Zen and the Art of Not Throwing Your Sewing Machine Across The Room
I made the mistake of ending my lovely, long Thanksgiving weekend by sewing. Well, at least I thought it was a mistake. I started the day off with a small stack of Silk Velvet Burnouts - the same ones we used as a wrap when we played dress-up with the cowl-neck top - and the goal of making as many different styles of scarves I could. Attempt number one was a success, and you will see the results in a post in the next couple days. Attempt number two, on the other hand, brought my creativity to a screeching halt and my patience to a severe low. Despite everything, it gave me a chance to learn a lot about sewing, perseverance and the joy of failure.
The offending project was a double-layered burnout scarf with beaded trim on the edges. Immediately, the trim proved to be much more than my poor little amateur sewing skills could handle. I wanted to just toss the fabric aside and move onto the next project, but I pressed on. To my surprise, it started to look kind of, sort of okay in a way. So I kept going. Just as I finished turning the scarf right-side-out, I heard the pitter-patter of dozens of tiny beads hitting my floor. Alas, I failed to make sure the ends of the trim were secured, and now I had lost too many strands to even fake it. It was basically 3 hours of work right down the drain, and all I had to show for my efforts was a muddle of beautiful silk and pretty beads.
My blood pressure started to ascend and so did the urge to push my machine off the table in an overly-dramatic fashion. Before I could cause too much damage, I remembered that I'm supposedly a big girl now and should probably act as such (I know - where's the fun in that?). I took a moment to calm down and realized that, really, I didn't feel that upset. Yes, it's certainly frustrating to spend all day working on a project that doesn't pan out; we can all agree on that. However, this was different because I at least did everything I could to ensure that the project was doomed before I gave up. I wanted to quit after sewing in the trim, but by continuing on I was able to see that there was some hope, yet. There's something weirdly comforting knowing that a project really is a flop and not just because I was too lazy to work it out. I'm so positive about the whole experience, I might actually pick it apart in the the coming days and try something different with the silk instead of just throwing it in a box somewhere to collect wrinkles.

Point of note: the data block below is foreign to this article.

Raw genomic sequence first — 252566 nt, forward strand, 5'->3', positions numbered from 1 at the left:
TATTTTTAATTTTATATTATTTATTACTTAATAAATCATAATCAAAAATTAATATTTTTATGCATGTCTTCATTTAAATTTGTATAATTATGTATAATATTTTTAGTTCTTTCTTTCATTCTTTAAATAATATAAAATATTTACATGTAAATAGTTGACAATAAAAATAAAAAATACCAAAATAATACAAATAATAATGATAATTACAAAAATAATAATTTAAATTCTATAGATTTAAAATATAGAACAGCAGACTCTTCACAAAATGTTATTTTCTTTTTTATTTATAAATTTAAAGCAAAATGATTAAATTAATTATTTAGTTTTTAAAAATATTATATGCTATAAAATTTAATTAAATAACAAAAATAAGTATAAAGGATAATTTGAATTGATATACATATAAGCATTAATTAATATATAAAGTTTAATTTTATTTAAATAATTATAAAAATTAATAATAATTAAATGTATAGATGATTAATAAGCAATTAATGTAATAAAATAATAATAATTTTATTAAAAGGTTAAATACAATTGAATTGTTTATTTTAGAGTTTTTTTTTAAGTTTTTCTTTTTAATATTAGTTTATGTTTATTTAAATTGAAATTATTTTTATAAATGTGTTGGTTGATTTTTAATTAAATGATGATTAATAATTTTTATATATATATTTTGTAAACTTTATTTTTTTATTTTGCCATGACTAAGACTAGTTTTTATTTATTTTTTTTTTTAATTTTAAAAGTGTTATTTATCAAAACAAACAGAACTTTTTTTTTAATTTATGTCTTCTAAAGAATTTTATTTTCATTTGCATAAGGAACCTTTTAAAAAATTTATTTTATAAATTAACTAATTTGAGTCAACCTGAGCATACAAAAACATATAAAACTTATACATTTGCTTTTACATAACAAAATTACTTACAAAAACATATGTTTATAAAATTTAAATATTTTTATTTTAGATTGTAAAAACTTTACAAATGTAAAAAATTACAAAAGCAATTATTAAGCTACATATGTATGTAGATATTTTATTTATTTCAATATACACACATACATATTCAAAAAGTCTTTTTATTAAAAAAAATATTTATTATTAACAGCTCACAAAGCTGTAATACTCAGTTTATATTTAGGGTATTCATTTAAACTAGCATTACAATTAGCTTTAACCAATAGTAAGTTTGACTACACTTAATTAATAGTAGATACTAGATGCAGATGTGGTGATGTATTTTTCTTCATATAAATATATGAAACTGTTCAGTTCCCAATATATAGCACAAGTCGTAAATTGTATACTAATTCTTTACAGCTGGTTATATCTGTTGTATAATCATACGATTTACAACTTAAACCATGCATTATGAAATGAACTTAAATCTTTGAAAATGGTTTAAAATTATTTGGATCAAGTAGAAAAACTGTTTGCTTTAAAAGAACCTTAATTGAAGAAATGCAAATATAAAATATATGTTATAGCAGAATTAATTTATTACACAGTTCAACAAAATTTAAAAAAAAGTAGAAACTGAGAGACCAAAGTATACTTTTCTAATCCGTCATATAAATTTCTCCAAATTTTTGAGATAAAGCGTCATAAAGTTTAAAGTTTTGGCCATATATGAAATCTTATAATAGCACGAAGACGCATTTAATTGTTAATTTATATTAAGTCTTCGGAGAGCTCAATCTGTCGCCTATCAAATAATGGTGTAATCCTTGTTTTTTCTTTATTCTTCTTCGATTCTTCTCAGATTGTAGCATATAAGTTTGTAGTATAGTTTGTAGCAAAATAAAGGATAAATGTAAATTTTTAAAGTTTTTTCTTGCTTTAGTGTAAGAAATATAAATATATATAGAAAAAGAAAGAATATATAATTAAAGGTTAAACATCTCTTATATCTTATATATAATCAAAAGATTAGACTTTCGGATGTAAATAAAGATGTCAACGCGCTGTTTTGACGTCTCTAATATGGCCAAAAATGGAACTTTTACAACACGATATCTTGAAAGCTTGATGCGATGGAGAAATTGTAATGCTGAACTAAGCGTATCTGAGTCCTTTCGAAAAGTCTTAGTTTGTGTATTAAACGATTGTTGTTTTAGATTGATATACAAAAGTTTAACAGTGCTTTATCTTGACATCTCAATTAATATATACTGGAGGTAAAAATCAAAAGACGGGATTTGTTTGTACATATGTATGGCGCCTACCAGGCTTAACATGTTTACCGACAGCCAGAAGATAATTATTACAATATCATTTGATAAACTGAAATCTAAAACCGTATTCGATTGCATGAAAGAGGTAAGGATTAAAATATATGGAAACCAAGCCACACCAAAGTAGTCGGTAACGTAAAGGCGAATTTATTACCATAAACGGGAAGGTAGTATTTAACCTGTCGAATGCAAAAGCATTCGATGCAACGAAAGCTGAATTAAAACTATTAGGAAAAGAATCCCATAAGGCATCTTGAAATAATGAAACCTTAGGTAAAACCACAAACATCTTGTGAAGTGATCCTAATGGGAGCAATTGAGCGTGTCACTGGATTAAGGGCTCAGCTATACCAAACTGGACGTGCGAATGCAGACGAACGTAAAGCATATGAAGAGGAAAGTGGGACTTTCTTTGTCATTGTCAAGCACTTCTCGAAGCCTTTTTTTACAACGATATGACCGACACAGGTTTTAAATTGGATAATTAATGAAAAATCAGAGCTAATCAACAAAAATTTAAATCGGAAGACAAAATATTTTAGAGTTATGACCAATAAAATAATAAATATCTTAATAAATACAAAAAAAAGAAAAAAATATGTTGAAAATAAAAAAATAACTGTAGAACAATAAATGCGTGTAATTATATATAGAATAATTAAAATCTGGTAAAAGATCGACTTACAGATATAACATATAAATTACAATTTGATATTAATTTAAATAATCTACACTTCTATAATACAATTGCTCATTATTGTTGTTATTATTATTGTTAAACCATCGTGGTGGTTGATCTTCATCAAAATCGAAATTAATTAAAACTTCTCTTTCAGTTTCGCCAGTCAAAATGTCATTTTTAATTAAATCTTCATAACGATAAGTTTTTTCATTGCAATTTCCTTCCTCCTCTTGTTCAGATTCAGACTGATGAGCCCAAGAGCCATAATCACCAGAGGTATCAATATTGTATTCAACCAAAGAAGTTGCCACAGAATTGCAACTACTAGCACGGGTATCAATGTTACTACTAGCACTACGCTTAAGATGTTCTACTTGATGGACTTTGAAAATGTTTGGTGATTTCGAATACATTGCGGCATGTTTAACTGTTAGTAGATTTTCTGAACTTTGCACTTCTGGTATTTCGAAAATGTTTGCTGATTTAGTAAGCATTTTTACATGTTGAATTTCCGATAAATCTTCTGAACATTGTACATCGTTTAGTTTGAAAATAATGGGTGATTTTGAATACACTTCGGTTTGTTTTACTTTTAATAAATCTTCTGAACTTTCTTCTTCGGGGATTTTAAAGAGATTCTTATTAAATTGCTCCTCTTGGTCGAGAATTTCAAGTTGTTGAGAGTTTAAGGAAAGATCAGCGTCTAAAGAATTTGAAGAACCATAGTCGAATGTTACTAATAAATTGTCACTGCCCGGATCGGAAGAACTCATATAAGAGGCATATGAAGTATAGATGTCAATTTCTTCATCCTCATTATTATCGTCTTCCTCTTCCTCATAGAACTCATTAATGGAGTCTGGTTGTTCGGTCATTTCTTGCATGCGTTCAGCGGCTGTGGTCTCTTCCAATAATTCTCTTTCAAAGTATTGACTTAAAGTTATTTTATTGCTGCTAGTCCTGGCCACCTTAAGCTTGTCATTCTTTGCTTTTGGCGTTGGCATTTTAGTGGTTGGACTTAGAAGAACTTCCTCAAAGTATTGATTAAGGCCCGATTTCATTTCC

I guess the point to this long rant is that sewing, like other arts, is a creative outlet from which we can learn so much about ourselves. For me, my sewing has always been a reflection of where I am in life. When I was younger I was impatient, overly-confident and sloppy. I would start projects, get to the half-way point, and toss the mangled mess into a box with plans of one day fixing them. Now as I sew, I see glimpses at my progress towards being a semi-sane adult. I can now finish a project, although the urge to throw in the towel halfway still haunts me. I take my time, read the instructions, pin everything and try to do things by the book. I still mess up (a lot) and have tons left to learn, but I think I recognize that more now than I ever did when I was younger. Most importantly, while I always liked to sew, I don't think I ever truly loved it until now. The literal act of sewing was fun, but all of the implications of creating and learning and growing truly make it an enriching experience. I get that now.
So as you tackle your holiday sewing list, unless you are the Wonder Woman of sewing (or Martha), chances are you are probably going to mess up at some point. If you are like me, you going to mess up a great deal and will ask yourself if making things is worth it when you can just run down to the store and buy the same thing (or something better, which is often my case). I invite you to stop and take a deep breath - and slowly back away from the sewing machine, lest you do some real harm - and remember that it's more than just stitching pretty things together. It's about relaxing and learning and enjoying what you do. It's about growing with every stitch and putting a little bit of yourself in every finished piece. This time of year I find myself more and more likely to throw in the towel on my projects, but this year I'm resolving to stick it out, see it through to the end, and see what I can learn.
Plus, in my case, it's a lot cheaper than therapy.
Happy stitching and happy holidays!